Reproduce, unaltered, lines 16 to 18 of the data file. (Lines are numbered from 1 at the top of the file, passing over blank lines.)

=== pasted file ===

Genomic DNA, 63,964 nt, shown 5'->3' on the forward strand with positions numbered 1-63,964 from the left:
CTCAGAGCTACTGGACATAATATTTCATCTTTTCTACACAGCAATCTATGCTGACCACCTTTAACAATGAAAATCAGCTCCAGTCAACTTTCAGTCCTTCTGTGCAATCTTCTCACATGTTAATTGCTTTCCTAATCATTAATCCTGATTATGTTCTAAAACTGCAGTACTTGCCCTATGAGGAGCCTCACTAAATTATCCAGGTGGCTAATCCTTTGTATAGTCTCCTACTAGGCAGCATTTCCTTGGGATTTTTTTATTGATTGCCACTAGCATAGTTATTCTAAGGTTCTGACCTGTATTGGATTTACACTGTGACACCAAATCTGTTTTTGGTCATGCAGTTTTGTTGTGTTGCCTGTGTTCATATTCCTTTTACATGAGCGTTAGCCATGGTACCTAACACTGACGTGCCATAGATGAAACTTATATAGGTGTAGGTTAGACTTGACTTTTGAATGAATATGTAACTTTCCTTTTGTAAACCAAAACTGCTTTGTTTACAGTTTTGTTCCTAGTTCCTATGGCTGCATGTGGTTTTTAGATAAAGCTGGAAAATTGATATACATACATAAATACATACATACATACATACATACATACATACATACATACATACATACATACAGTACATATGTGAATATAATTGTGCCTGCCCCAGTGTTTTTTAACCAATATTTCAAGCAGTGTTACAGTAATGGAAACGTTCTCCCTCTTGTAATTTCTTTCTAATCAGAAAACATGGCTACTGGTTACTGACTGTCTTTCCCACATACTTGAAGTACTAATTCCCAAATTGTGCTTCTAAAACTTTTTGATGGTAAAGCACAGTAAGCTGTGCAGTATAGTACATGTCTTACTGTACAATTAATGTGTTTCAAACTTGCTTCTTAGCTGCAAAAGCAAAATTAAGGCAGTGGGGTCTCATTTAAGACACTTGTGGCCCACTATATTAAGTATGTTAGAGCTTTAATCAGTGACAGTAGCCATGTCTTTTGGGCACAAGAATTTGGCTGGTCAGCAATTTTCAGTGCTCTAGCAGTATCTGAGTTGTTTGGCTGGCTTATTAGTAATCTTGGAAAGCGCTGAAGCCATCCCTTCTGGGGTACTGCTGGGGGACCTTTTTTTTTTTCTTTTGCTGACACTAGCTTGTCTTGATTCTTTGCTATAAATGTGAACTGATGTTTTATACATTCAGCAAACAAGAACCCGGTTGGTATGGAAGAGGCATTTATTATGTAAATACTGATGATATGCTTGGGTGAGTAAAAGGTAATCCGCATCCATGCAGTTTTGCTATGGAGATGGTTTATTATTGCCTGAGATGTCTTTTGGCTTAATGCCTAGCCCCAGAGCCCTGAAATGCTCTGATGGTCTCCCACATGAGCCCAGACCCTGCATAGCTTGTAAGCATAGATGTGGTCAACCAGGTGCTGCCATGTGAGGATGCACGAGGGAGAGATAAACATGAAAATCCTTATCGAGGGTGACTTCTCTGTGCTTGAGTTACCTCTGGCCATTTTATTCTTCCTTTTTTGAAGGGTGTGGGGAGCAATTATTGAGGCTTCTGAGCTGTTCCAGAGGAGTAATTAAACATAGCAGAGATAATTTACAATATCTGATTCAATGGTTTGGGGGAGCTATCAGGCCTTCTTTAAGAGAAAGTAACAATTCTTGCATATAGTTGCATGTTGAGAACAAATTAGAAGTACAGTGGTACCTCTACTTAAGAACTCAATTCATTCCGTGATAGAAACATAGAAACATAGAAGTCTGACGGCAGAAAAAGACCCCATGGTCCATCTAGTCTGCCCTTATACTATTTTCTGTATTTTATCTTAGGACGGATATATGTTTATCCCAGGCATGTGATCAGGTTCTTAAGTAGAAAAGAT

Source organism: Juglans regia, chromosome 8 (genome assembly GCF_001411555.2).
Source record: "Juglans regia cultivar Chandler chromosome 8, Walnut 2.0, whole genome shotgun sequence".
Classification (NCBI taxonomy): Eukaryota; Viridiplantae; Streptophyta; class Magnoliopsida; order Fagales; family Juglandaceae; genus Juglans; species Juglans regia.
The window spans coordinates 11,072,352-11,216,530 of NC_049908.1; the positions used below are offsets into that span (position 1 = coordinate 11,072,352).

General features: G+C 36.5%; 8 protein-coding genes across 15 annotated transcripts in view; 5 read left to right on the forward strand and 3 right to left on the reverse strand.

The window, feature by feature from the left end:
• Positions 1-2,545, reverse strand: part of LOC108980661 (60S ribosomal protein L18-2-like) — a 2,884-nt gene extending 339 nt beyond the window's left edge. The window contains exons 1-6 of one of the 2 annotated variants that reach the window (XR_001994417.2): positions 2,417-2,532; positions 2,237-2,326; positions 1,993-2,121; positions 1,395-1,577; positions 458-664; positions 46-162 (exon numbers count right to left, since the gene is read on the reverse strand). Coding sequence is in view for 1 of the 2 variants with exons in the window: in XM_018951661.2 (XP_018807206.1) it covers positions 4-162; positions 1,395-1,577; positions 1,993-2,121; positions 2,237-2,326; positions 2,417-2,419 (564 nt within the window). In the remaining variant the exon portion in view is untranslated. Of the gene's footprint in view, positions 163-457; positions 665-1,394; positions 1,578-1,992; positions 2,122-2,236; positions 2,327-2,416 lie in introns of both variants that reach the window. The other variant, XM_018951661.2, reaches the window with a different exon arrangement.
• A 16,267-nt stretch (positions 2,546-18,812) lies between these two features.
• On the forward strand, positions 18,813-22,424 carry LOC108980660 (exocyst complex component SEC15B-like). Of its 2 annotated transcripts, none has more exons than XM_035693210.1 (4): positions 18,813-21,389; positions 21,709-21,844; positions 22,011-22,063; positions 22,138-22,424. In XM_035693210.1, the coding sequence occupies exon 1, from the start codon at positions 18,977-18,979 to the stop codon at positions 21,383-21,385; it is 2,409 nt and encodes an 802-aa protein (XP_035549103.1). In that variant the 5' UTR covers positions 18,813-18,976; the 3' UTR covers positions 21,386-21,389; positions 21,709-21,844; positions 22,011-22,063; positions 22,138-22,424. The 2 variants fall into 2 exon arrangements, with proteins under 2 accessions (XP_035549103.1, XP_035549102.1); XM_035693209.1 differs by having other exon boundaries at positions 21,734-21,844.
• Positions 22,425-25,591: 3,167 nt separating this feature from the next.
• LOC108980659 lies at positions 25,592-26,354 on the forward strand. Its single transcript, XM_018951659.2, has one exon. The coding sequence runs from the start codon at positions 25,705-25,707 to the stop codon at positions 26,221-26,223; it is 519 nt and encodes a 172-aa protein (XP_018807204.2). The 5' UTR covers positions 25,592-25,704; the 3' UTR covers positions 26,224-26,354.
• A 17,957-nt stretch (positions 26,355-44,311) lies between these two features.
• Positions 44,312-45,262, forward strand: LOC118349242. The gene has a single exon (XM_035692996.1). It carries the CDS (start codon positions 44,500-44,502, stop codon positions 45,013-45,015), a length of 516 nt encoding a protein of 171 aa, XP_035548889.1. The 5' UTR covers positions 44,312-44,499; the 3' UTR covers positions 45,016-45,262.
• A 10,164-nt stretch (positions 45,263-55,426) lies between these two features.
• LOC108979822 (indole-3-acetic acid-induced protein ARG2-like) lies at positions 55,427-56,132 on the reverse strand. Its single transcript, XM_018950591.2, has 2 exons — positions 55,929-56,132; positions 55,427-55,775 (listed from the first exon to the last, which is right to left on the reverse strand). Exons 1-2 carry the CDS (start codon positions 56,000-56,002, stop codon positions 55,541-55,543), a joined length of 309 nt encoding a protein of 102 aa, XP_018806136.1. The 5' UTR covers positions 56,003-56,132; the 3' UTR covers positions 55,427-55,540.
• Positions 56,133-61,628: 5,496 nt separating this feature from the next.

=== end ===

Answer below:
• A 10,164-nt stretch (positions 45,263-55,426) lies between these two features.
• LOC108979822 (indole-3-acetic acid-induced protein ARG2-like) lies at positions 55,427-56,132 on the reverse strand. Its single transcript, XM_018950591.2, has 2 exons — positions 55,929-56,132; positions 55,427-55,775 (listed from the first exon to the last, which is right to left on the reverse strand). Exons 1-2 carry the CDS (start codon positions 56,000-56,002, stop codon positions 55,541-55,543), a joined length of 309 nt encoding a protein of 102 aa, XP_018806136.1. The 5' UTR covers positions 56,003-56,132; the 3' UTR covers positions 55,427-55,540.
• Positions 56,133-61,628: 5,496 nt separating this feature from the next.